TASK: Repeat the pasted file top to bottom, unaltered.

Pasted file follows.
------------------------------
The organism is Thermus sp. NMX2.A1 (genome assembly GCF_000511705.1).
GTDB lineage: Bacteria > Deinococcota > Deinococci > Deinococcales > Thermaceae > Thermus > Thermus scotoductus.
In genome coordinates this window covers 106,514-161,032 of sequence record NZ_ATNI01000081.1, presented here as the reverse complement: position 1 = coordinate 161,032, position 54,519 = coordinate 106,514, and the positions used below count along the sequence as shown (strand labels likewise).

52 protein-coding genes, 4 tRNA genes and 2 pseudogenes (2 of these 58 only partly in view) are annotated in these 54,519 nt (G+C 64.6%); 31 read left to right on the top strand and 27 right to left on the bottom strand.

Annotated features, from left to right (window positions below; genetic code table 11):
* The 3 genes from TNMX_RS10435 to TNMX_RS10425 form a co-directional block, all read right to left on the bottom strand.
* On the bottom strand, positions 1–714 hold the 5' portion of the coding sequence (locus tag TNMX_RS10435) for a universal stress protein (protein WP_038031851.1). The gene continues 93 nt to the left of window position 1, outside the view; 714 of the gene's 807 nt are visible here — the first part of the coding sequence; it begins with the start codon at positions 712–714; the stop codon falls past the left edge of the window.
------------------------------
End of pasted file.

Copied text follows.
The organism is Thermus sp. NMX2.A1 (genome assembly GCF_000511705.1).
GTDB lineage: Bacteria > Deinococcota > Deinococci > Deinococcales > Thermaceae > Thermus > Thermus scotoductus.
In genome coordinates this window covers 106,514-161,032 of sequence record NZ_ATNI01000081.1, presented here as the reverse complement: position 1 = coordinate 161,032, position 54,519 = coordinate 106,514, and the positions used below count along the sequence as shown (strand labels likewise).

52 protein-coding genes, 4 tRNA genes and 2 pseudogenes (2 of these 58 only partly in view) are annotated in these 54,519 nt (G+C 64.6%); 31 read left to right on the top strand and 27 right to left on the bottom strand.

Annotated features, from left to right (window positions below; genetic code table 11):
* The 3 genes from TNMX_RS10435 to TNMX_RS10425 form a co-directional block, all read right to left on the bottom strand.
* On the bottom strand, positions 1–714 hold the 5' portion of the coding sequence (locus tag TNMX_RS10435) for a universal stress protein (protein WP_038031851.1). The gene continues 93 nt to the left of window position 1, outside the view; 714 of the gene's 807 nt are visible here — the first part of the coding sequence; it begins with the start codon at positions 712–714; the stop codon falls past the left edge of the window.